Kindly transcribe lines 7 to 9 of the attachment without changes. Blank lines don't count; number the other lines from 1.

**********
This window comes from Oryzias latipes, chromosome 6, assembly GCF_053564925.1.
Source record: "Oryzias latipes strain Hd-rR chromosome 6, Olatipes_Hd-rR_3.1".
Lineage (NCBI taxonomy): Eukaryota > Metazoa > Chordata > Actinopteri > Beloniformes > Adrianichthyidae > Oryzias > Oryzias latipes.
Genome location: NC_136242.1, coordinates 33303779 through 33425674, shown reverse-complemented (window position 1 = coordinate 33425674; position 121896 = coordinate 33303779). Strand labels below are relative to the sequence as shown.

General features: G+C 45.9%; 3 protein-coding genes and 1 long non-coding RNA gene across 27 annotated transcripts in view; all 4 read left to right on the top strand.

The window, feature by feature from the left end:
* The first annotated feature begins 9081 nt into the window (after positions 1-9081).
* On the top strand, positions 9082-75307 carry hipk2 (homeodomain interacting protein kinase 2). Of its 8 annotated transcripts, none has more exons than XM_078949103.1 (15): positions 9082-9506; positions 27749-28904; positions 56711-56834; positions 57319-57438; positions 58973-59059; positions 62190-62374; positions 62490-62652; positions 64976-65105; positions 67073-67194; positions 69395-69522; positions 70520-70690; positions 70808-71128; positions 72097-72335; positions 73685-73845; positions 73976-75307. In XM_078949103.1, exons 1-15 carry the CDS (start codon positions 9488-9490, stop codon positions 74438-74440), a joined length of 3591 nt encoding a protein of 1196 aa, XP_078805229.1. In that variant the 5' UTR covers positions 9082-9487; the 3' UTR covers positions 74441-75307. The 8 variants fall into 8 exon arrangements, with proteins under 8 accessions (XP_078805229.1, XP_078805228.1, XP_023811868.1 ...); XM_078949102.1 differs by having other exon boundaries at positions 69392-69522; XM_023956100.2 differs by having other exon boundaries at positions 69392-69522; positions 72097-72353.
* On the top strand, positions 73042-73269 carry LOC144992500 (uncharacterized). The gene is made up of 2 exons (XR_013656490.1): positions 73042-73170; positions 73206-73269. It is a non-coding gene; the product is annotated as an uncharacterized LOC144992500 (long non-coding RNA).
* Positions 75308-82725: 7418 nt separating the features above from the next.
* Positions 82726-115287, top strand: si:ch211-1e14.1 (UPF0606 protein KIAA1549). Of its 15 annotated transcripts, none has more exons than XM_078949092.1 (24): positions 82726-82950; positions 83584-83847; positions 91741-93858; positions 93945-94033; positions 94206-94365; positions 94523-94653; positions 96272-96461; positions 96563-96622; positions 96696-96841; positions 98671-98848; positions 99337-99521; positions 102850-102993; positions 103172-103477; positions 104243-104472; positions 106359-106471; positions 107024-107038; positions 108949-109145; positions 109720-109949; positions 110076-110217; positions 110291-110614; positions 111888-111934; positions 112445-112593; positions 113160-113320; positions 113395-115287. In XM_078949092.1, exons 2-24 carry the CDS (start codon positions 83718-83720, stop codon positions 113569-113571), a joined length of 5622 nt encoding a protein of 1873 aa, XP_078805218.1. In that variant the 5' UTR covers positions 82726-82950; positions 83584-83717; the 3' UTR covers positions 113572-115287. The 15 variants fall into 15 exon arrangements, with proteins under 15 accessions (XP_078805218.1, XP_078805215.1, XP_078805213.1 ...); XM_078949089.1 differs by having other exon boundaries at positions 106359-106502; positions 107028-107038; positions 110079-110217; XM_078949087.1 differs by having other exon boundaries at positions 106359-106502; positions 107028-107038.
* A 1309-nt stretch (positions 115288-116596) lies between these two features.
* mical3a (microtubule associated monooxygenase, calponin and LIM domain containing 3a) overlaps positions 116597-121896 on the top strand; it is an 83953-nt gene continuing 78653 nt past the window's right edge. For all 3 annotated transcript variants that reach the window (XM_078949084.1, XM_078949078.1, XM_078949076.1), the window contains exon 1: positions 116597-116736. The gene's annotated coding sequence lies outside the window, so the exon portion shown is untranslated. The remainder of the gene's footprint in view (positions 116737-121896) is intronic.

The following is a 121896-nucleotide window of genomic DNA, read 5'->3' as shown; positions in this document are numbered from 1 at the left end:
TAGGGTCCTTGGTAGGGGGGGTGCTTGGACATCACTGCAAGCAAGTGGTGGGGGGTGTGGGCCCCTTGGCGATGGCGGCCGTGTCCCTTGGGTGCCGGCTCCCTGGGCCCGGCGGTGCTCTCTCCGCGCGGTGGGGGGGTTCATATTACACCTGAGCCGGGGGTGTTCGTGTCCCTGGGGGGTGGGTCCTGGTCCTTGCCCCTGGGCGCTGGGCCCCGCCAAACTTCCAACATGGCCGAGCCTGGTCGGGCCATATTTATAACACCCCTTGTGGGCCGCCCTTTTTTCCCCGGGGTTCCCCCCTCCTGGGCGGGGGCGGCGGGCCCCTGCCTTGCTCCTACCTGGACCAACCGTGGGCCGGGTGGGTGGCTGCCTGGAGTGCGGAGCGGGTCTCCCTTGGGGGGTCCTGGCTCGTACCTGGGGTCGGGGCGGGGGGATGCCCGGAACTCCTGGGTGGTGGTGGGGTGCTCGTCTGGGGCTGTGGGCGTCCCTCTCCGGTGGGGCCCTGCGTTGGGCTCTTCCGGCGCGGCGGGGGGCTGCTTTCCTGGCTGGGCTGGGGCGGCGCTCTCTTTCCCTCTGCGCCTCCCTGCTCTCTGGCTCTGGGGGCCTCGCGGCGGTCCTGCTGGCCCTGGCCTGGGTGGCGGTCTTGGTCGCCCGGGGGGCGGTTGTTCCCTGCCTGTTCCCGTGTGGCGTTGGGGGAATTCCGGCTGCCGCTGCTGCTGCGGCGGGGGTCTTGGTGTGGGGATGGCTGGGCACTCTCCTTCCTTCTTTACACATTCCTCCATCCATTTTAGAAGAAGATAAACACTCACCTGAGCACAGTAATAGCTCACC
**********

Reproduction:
* The first annotated feature begins 9081 nt into the window (after positions 1-9081).
* On the top strand, positions 9082-75307 carry hipk2 (homeodomain interacting protein kinase 2). Of its 8 annotated transcripts, none has more exons than XM_078949103.1 (15): positions 9082-9506; positions 27749-28904; positions 56711-56834; positions 57319-57438; positions 58973-59059; positions 62190-62374; positions 62490-62652; positions 64976-65105; positions 67073-67194; positions 69395-69522; positions 70520-70690; positions 70808-71128; positions 72097-72335; positions 73685-73845; positions 73976-75307. In XM_078949103.1, exons 1-15 carry the CDS (start codon positions 9488-9490, stop codon positions 74438-74440), a joined length of 3591 nt encoding a protein of 1196 aa, XP_078805229.1. In that variant the 5' UTR covers positions 9082-9487; the 3' UTR covers positions 74441-75307. The 8 variants fall into 8 exon arrangements, with proteins under 8 accessions (XP_078805229.1, XP_078805228.1, XP_023811868.1 ...); XM_078949102.1 differs by having other exon boundaries at positions 69392-69522; XM_023956100.2 differs by having other exon boundaries at positions 69392-69522; positions 72097-72353.
* On the top strand, positions 73042-73269 carry LOC144992500 (uncharacterized). The gene is made up of 2 exons (XR_013656490.1): positions 73042-73170; positions 73206-73269. It is a non-coding gene; the product is annotated as an uncharacterized LOC144992500 (long non-coding RNA).